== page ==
What is a Co-op?

A housing Cooperative is a group of people who form a corporation to provide housing services for themselves.

Co-op living is unique to all other forms of housing because it represents a community living within a community.

Democratic management is the lifeblood of a healthy co-op and the people who live in the Coop, and who collectively own and operate the housing, are voting members. The members elect a board of directors from among themselves and authorize the board to conduct the day to day business of the Cooperative in a manner that satisfies all of the requirements of its Charter, Bylaws, Agreements, and Policies.

All members in a cooperative share in the advantages and responsibilities of co-op life, which makes it more than just a place to live.

There are many kinds of co-operatives: food co-ops, co-op daycares, credit unions, retail co-ops, worker co-ops and housing co-ops. Any group of people can form a co-operative. The members own the co-operative and the co-operative provides a service they need. Housing co-operatives provide housing.

As a co-op member, you have security of tenure. This means that you can live in your home for as long as you wish if you follow the rules of the co-op and pay your housing charge (rent). As a co-op member, you have a say in decisions that affect your home. You and your neighbours own your homes co-operatively. Members form a community that works together to manage the co-op. Co-op communities are made up of all kinds of people – people with different backgrounds and incomes and special needs. These diverse and vibrant communities are the unique strength of the co-op housing movement.

What are Members Rights

  • Members of a housing co-op have a right to:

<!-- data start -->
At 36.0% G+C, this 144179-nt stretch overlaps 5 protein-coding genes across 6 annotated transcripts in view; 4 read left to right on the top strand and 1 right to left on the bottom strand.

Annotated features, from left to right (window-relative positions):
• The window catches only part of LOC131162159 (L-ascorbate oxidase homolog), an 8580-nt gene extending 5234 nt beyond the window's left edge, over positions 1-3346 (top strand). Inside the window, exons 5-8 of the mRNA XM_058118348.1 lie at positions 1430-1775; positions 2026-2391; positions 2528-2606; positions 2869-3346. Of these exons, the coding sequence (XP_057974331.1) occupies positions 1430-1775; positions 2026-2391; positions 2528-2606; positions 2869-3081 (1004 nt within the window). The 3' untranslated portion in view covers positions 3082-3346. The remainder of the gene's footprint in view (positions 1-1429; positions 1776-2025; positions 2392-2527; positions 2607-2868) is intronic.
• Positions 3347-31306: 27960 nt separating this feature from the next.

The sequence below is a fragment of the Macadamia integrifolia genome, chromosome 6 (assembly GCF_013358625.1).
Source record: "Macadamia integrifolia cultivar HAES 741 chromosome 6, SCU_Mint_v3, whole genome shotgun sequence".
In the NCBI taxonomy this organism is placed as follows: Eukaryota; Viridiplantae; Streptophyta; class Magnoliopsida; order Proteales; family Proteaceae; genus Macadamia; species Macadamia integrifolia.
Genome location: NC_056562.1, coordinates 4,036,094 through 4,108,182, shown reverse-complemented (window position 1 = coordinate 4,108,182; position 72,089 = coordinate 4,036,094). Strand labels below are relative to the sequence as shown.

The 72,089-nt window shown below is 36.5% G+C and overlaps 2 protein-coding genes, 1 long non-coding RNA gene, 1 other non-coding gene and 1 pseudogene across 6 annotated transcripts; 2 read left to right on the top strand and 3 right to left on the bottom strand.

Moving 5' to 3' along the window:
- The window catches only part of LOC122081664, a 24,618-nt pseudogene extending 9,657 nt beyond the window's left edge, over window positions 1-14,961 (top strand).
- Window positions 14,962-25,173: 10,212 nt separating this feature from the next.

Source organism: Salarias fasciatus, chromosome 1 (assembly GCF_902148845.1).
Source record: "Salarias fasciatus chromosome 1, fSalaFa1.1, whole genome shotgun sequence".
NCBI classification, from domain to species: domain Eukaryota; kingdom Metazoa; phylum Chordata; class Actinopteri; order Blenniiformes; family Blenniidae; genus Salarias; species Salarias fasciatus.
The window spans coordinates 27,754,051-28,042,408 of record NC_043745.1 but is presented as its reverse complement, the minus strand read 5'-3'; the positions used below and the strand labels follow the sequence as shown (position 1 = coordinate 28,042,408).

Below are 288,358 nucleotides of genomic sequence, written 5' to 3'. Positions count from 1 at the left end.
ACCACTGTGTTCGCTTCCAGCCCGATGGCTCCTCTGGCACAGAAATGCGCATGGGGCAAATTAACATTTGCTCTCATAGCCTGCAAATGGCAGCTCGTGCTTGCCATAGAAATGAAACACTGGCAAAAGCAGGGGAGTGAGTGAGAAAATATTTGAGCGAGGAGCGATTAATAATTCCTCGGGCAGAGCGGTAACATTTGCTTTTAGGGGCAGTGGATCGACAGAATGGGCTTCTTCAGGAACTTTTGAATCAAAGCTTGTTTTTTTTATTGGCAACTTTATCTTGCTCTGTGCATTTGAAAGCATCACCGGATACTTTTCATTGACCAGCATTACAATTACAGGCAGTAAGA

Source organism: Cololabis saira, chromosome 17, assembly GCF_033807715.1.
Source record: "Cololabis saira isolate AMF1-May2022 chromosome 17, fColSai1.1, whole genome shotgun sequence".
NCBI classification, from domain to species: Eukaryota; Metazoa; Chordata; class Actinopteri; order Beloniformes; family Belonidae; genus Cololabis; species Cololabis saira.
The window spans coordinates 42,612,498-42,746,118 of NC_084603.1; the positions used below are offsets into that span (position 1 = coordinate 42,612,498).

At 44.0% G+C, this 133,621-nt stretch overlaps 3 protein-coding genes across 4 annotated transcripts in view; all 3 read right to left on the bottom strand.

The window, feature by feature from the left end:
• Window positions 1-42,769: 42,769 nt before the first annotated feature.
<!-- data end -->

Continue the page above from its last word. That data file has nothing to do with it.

• Right #1

    Vote on the annual budget, which sets the monthly housing charges

  • Right #2

    Elect a board of directors made up of people who live in your co‑op

  • Right #3

    Run for the board of directors yourself

  • Right #4

    Receive audited financial statements that show how the co‑op spent your money

  • Right #5

    Pay only a limited portion of your income for your housing, if you meet eligibility rules

  • Right #6

    Live there for as long as you like, if you keep to the by-laws agreed on by the co‑op membership

Video Info

Co-op Structure

Co-operative-Housing-Structure425

Our Federation

CHFTlogo300

In 1974, a group of non-profit housing co-operatives set up a small organization to promote the development of new co-ops and to provide the education and assistance needed by the growing co-operative housing sector.

Today, the Co-operative Housing Federation of Toronto (CHFT) is a member-supported organization representing more than 45,000 people living in more than 160 non-profit housing co-operatives located in Toronto and York Region.

Click here to learn more about CHFT.